Preamble: I had to stop listening to last week's podcast. While I'm sure it would be nice for an automated agent to pop up and say "It looks like you're writing a bad question," or to get a higher class of people asking questions, the causes of bad questions pretty much boil down to these:
- There's a "fast draw" answer culture that incents answering questions, no matter how bad. Particularly for new users who want to gain the rep needed for privileges.
- There's a disincentive to downvoting. Although you no longer lose rep as the downvoter, humans do not like to cause harm to another. (side proposal: downvoting of questions or answers doesn't cause rep loss to anyone; pure game theory would say that the world shouldn't change much)
- The barriers to closing questions are extremely high. Either 5 x 3000+ users (top 12% of population) have to see the question before it drops off the front page, or 5 x 10,000+ users (top 3%) have to take the time to go to moderation tools and look at questions with close votes. And clearly, this doesn't happen (or maybe questions drop off the front page too fast for the first close vote to appear).
To paraphrase the podcast, the real problem with bad questions is that they pollute Google's search results, and make SO a less attractive destination.
So, clearly, one goal is to block bad questions from seeing the light of day (or the touch of the Googlebot). But another goal is to raise the quality of people asking questions, so that they can become better members of society (and hey, maybe better programmers as well).
I think the correct solution is to use crowd-sourcing to police the site, but to reduce the barriers to entry (ie, encourage the Guardian Angels). This would take the form of yet another flag button:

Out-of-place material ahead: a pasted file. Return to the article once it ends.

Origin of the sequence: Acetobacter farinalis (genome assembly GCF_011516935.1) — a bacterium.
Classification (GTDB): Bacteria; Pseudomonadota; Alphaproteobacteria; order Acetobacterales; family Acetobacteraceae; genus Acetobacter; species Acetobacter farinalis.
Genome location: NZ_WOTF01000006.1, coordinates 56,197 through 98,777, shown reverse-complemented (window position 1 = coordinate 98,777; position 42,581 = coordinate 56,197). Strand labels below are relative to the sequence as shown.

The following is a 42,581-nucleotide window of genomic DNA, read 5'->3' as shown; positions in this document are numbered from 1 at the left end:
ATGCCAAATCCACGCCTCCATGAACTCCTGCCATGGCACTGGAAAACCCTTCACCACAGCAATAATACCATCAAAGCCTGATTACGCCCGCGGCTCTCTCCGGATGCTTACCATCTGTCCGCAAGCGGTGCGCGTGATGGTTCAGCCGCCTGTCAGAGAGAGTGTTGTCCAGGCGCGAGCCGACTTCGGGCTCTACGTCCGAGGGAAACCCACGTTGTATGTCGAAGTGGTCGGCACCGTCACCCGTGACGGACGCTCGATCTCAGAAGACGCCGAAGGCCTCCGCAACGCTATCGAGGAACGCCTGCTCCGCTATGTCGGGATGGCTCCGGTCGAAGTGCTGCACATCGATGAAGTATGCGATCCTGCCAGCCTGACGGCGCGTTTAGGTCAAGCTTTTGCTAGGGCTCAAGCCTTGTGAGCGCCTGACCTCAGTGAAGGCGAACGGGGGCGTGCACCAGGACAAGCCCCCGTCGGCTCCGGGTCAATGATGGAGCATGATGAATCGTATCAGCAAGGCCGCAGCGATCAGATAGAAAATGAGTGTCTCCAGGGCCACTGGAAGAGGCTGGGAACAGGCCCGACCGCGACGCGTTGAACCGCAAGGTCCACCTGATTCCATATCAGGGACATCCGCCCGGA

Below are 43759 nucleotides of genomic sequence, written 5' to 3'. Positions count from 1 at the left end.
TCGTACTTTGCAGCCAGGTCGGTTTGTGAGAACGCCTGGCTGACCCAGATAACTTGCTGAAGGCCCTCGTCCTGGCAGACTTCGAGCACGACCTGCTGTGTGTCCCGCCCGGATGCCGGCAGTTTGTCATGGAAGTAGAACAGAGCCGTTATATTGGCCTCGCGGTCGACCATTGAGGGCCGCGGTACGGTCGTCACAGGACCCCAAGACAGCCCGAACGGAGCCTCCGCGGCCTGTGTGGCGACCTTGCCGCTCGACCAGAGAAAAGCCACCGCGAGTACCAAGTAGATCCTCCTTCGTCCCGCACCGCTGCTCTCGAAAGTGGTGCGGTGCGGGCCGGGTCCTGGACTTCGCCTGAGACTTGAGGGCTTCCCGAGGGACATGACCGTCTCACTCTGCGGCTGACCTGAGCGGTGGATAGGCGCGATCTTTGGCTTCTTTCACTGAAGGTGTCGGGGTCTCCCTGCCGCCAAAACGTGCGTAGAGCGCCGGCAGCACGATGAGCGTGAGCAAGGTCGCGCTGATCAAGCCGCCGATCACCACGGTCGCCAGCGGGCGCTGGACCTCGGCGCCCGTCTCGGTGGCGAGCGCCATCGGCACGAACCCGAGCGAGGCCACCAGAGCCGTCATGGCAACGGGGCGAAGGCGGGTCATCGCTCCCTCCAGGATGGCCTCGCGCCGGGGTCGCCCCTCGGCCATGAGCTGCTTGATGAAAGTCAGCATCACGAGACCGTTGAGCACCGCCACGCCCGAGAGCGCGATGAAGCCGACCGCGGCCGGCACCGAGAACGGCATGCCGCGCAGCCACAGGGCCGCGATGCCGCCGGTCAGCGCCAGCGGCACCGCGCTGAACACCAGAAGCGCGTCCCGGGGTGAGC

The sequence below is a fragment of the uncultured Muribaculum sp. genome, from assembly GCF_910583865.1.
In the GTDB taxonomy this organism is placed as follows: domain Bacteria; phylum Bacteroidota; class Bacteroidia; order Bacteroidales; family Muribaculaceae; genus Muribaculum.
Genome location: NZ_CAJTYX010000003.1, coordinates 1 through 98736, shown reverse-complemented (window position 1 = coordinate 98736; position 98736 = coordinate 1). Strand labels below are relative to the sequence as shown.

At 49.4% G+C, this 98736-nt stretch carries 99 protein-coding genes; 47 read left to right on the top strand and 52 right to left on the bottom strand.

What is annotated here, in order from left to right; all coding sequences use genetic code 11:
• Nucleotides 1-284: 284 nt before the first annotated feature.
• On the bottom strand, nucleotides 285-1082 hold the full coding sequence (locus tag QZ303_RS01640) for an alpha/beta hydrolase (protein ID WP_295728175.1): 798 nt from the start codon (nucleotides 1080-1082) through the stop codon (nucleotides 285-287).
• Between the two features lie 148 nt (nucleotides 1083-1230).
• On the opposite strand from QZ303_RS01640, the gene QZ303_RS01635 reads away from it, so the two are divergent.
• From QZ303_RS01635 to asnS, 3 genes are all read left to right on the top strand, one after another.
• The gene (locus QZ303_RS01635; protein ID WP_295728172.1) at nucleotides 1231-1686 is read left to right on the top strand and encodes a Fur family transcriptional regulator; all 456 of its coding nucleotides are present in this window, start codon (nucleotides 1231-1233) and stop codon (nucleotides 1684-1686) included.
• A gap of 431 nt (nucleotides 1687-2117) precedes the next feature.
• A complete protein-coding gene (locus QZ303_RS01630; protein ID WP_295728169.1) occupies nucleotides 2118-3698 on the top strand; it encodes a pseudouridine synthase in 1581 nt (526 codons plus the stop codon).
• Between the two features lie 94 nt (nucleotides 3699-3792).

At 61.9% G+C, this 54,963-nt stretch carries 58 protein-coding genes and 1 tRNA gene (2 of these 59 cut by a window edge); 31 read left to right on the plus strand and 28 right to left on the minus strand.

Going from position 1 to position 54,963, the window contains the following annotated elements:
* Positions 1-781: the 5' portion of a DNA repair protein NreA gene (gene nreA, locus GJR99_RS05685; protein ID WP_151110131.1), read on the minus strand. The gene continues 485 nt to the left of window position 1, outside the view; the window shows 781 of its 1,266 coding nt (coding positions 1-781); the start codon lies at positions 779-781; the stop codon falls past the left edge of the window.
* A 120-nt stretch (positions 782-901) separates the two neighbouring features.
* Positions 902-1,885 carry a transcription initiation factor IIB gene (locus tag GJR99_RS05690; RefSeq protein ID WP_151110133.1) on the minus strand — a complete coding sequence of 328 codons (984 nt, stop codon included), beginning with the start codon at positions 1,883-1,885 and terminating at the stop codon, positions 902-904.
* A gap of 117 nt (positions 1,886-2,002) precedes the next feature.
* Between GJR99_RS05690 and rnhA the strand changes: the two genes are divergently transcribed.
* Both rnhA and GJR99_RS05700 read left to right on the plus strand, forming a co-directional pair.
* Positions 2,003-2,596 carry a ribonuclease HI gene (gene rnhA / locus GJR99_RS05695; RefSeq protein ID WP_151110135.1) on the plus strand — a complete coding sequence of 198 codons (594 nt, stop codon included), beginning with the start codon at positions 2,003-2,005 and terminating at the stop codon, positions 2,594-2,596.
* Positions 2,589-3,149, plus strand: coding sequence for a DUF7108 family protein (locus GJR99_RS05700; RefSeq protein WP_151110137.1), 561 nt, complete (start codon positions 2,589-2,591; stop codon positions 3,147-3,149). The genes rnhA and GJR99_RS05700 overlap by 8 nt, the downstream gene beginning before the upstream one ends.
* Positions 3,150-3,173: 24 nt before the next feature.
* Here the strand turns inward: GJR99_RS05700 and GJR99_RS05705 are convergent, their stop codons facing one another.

- An extremely low rep required to see/use the flag: perhaps 500, or even 250. This will provide a far larger population to police the site, while still keeping a barrier for users that haven't proven themselves.
- A single flag will prevent the question from being seen by users that aren't logged in, or who have low rep. This will prevent the post from making its way to Googlebot.
- This flag can be undone by a single click from another moderate-rep user. To prevent flip-flopping over contentious questions, perhaps you can use the rep of the flagging/unflagging user as a new barrier (ie, 250-rep user flags question, 500-rep user unflags it, now you need at least 501 to flag it again).
- As part of the flag, the user must select a reason for flagging. A standard checklist could include "need to describe expected and actual results," "needs exception stack trace," and so on. There will probably also need to be a free-form field.
- While flagged, the question can't be answered.
- When (if) the asker returns, s/he will see that the question has been flagged, and the things s/he needs to do to turn it into a "good question."
- If the user then edits the question, the flag will be removed. Perhaps the user will try to game this, putting useless text into the question. In which case, it should quickly get flagged again.
TL;DR: SO has bad questions because it's difficult to stop them once asked. Make it easy for the community to improve itself, and help new users to make themselves better citizens.